What happened next was the city's response to this incident when it became publicized, including through the Press Enterprise which ran two articles in the past several months. The police department through former Public Information Officer Steve Frasher said it couldn't comment, because it was a personnel manner. And then after the first article was published, Chief Russ Leach told Columnist Dan Bernstein that the article was one-sided and said that Guillary was trying to stir up publicity to avoid getting in trouble with his employer. So was that actually a departmental response in the wake of its nonresponse?

It put the department in a difficult situation especially since the police chief had made comments saying that the complaint was unfounded while it was still being investigated by the Internal Affairs Division. That made it seem that the department was making a decision on a disposition for the allegations while in the process of investigating and added fuel to the argument that law enforcement agencies including the Riverside Police Department can't self-investigate. Any finding that results will be impacted by those early words, which isn't great news for any of the parties involved.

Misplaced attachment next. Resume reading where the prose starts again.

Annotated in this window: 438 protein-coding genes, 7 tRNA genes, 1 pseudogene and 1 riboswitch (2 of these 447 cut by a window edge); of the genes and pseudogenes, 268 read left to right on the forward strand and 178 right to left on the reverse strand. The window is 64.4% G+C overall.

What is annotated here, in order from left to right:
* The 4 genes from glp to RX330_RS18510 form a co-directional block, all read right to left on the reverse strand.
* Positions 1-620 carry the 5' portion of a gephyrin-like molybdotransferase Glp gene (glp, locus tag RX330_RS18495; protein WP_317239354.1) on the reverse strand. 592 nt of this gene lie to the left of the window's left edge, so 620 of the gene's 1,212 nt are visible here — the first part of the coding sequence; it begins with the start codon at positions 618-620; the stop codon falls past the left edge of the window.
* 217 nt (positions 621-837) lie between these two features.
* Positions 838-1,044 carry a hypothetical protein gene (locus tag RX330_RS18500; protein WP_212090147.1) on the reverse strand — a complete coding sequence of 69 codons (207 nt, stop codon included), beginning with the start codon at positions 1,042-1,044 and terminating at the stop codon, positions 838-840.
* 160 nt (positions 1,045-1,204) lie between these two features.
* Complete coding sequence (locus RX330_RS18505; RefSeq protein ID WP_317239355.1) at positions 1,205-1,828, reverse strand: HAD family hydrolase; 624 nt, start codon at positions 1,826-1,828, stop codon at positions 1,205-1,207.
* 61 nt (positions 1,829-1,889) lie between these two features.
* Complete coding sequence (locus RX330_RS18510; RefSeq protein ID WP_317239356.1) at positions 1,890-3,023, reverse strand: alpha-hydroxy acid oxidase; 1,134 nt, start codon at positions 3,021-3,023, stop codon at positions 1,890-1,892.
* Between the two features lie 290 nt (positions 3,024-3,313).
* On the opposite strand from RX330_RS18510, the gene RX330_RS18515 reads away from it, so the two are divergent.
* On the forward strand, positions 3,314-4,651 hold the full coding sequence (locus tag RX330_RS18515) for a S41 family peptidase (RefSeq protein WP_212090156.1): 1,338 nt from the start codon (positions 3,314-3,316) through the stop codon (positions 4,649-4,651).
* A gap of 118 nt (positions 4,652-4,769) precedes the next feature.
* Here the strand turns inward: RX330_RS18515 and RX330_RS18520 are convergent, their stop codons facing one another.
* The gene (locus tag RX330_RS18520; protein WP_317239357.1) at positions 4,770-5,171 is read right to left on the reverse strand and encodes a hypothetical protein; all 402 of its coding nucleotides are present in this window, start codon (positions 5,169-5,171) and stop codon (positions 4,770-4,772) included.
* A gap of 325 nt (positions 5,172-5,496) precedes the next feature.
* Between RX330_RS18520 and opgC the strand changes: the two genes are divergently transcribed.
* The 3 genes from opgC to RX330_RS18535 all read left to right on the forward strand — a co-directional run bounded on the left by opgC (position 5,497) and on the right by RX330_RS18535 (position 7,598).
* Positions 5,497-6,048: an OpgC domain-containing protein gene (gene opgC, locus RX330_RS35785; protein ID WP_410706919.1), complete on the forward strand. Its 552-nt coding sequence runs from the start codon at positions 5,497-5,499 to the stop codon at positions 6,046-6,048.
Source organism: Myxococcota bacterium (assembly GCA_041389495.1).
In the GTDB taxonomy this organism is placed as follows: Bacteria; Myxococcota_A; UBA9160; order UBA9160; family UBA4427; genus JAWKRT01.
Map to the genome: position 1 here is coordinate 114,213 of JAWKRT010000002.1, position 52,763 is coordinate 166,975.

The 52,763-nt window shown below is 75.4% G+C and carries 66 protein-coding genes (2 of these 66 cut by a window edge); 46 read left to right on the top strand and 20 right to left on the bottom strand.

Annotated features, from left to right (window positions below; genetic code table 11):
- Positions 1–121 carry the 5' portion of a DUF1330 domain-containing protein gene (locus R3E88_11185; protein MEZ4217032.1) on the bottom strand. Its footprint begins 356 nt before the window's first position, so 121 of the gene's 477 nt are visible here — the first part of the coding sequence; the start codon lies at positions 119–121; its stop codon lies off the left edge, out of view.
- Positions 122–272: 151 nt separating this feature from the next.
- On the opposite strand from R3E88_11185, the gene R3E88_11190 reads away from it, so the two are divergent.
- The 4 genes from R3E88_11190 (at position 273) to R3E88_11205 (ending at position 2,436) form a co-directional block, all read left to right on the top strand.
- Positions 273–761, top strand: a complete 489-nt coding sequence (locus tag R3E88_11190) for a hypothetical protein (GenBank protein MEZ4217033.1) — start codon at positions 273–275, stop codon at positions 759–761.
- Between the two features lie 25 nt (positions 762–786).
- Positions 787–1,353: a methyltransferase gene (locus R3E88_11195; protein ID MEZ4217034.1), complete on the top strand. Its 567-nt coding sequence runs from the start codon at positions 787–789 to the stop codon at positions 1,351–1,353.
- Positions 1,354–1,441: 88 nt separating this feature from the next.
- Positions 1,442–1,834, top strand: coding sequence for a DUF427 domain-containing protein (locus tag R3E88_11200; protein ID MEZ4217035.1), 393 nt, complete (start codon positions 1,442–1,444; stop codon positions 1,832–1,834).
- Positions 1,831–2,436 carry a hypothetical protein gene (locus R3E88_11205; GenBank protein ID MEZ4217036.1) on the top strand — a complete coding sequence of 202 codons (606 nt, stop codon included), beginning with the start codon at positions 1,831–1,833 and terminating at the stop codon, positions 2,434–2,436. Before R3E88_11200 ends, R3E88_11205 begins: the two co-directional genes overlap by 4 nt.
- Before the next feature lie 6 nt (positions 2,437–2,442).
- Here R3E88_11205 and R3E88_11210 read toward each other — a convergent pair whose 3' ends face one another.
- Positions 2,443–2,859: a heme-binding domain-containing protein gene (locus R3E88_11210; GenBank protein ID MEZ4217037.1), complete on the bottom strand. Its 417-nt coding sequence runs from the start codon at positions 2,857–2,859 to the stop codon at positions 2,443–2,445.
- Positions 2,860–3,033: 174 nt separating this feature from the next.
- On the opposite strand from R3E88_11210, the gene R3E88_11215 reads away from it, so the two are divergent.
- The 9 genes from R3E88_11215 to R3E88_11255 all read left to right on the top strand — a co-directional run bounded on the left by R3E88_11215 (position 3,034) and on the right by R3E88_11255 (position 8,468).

The Community Police Review Commission has been restricted from initiating its investigations into officer-involved deaths despite it having an untarnished record of investigations, some folks at City Hall have gotten their knickers in a knot over how the commission's involvement might tarnish the department's own investigation and the review done by the Riverside County District Attorney's office. Yet never once has the commission ever once listened to an initial briefing of a death case given by the police department and said, the officer's in the right or in the wrong.